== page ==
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Crimson, properly fo called, is of a deep red, and is made with cochineal, an ingredient abfolutely unknown to antiquity. Scarlet is of a lively and bright red. To make this dye, they ufe a fort of little reddish grains which they gather from a fort of French or holm oak, a dwarf-tree com mon in Palestine, in the ifle of Crete, and in many other countries. They find on the leaves and on the bark of this fhrub, little nuts or bladders about the fize of a juniper-berry. Thefe excrefcences are occafioned by the eating of little worms i. The Arabians have given them the name of kermes; we call them the fearlet grain, or vermilion, because they use it to make the most beautiful and lively red. Let us apply these principles to the question in hand.
It is certain, that the ancients had a red colour much efteemed, called coccus, which they diftinguished from purple. The coccus differed from the purple, as well by its preparation, as by its fhade and the effect of the colour. Purple, as we have feen, was of a deep red approaching to coagulated blood, and was dyed with the liquor of certain fhell-fishes. The coccus, on the contrary, was of a gay red, lively, bright, approaching to the colour of fire. This dye was made with a fort of little grains which they ga thered on the holm oak ". The ancients even called thefe grains, which at prefent we call Scarlet grain, fruits of the bolm oak . Neither were they ignorant, that these pretended fruits inclosed worms P. After this expofition, it clear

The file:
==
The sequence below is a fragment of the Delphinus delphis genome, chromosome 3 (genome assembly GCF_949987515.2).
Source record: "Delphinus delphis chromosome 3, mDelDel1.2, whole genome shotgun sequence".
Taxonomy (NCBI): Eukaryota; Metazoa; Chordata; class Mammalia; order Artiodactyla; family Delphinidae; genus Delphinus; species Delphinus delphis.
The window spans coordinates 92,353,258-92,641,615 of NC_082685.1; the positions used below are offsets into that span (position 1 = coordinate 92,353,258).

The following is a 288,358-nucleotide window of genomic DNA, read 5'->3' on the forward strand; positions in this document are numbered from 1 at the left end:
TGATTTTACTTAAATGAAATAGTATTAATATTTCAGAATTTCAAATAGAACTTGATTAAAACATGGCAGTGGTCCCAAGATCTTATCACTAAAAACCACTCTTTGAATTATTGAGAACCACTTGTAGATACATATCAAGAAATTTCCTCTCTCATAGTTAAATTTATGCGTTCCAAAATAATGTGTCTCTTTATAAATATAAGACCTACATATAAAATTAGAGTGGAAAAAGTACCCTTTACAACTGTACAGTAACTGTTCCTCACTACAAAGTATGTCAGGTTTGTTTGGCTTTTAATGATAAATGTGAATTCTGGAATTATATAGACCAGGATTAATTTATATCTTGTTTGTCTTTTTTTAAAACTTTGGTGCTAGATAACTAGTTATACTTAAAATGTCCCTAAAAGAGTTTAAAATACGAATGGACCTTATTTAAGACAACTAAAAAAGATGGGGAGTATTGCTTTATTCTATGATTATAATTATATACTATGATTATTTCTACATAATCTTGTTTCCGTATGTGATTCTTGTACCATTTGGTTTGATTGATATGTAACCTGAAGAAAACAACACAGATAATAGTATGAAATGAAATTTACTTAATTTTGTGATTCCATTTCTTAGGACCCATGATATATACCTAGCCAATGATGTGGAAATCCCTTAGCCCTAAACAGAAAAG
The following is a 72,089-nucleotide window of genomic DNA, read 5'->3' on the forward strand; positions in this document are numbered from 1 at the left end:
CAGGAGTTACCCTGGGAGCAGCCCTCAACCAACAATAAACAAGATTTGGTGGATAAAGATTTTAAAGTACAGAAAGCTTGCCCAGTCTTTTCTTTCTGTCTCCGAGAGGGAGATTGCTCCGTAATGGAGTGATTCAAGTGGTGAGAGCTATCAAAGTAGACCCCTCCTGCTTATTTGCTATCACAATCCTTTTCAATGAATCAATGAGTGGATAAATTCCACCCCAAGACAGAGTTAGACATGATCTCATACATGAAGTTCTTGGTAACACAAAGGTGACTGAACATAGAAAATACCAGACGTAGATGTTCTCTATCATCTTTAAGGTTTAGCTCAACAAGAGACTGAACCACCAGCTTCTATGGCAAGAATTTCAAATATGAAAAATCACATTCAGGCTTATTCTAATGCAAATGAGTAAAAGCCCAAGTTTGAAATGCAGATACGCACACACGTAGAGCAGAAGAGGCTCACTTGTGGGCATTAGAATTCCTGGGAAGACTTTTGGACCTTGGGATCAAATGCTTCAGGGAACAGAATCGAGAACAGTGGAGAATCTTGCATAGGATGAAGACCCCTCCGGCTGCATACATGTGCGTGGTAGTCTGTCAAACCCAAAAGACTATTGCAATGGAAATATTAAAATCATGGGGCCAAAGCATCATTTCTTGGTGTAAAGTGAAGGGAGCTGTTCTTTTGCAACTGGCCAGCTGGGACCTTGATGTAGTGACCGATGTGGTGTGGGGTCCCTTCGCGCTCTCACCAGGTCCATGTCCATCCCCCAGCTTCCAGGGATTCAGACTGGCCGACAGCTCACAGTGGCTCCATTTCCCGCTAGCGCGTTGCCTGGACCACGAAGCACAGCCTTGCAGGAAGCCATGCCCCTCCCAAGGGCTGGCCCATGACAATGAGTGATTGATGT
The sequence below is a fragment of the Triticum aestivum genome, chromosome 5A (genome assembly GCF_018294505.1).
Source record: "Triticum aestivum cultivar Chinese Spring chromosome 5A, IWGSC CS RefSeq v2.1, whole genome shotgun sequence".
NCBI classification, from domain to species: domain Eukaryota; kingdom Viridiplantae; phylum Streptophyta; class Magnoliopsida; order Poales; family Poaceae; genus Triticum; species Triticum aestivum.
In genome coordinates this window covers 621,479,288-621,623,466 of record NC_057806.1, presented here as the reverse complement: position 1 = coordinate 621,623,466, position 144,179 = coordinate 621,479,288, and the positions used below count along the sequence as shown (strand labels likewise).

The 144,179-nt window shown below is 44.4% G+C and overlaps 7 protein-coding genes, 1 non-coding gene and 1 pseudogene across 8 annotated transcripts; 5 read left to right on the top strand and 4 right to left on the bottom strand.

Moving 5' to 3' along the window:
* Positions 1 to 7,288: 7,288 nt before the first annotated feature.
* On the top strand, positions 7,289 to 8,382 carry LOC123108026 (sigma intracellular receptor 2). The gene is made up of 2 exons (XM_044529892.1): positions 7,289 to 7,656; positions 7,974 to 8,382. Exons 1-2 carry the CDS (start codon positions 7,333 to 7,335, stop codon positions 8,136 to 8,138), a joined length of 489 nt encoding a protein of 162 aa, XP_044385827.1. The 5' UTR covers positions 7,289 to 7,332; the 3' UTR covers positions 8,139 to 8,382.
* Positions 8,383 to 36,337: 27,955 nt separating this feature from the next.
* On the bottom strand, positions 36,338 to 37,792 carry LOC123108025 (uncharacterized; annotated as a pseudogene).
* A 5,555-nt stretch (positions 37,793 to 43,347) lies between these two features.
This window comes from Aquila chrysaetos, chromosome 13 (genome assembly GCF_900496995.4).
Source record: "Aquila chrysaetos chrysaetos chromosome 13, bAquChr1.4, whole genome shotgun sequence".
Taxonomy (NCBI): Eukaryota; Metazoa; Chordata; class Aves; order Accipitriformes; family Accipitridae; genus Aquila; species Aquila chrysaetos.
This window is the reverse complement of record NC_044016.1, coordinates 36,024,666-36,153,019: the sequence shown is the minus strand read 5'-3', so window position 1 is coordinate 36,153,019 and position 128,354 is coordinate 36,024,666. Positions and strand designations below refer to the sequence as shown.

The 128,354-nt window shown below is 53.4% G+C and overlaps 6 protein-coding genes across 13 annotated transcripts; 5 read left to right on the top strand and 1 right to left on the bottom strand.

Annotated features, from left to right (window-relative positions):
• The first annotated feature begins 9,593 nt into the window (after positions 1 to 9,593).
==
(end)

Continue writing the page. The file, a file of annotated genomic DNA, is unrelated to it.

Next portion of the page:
Voyage de la Terre-Sainte du P. Roger, recollet. 1. 1. c. 2.; Voyage de Monconys, part 1. p. 179.; Bellon, obfervat. I. 1. c. 17. 1. 2. c. 88.; Acad. des fcien. ann. 1714. mem. p. 435. ann. 1741. mem. p. 50.
i Acad. des fcien. an. 1714. Mem. p. 13.
1 Exod. c. 25. v. 4.; Plin. 1. 9. fect. 65. p. 528.; Quintil. inftit. orat. 1. I. c. 2. At Rome fearlet was allowed to every body, but the purple was referved for the higheft dignities.
Plin. 1. 9. fe&. 65. p. 528.1. 21. fect. 22. p. 240.
Theophraft. hiftor. plant. I. 3. c. 16.; Plin. l. 16. fect. 12. p. 6.; Diofcorid. 1. 4. c. 48.; Pauf. 1. 10. c. 36.
pive xapor. Plut. in Thef. p. 7.; Plin. 1. 16. fect. 12. p. 6. calls these little grains cufculia, from the Greek coxxx, which fignifies to cat little exsrefsences; because in effect they cut and scrape thefe fmall grains off the bark and the leaves of the holm oak.
P Coccum ilicis celerrime in vermiculum fe mutans fays Pliny, 1. 24. fect. 4. 337,
ly appears, that the colour named coccus by the ancients, was our fcarlet *. The Septuagint and Vulgate having tranflated by that word, the Hebrew term ufed by Mofes to design a red colour, other than purple, it follows, that they believed he meant the fcarlet. But independently of the authority and confideration which these interpreters deserve, the etymology of the terms of the original text proves the truth of the fentiment which I propofe. We fee there plainly intended a dye made with worms 9.
But I do not think, that this colour was as brilliant as that which we now call fine fcarlet. I even doubt whether the ancients could approach towards it. Let us not forget, that, before chymical discoveries, the art of dying must have been very imperfect. Without the preparations which chymiftry affords, we could not dye ftuffs fine fcarlet. This is the most bright and beautiful colour in dying; but one of the most difficult to bring to its point of perfection .
Of the variety and richness of fluffs.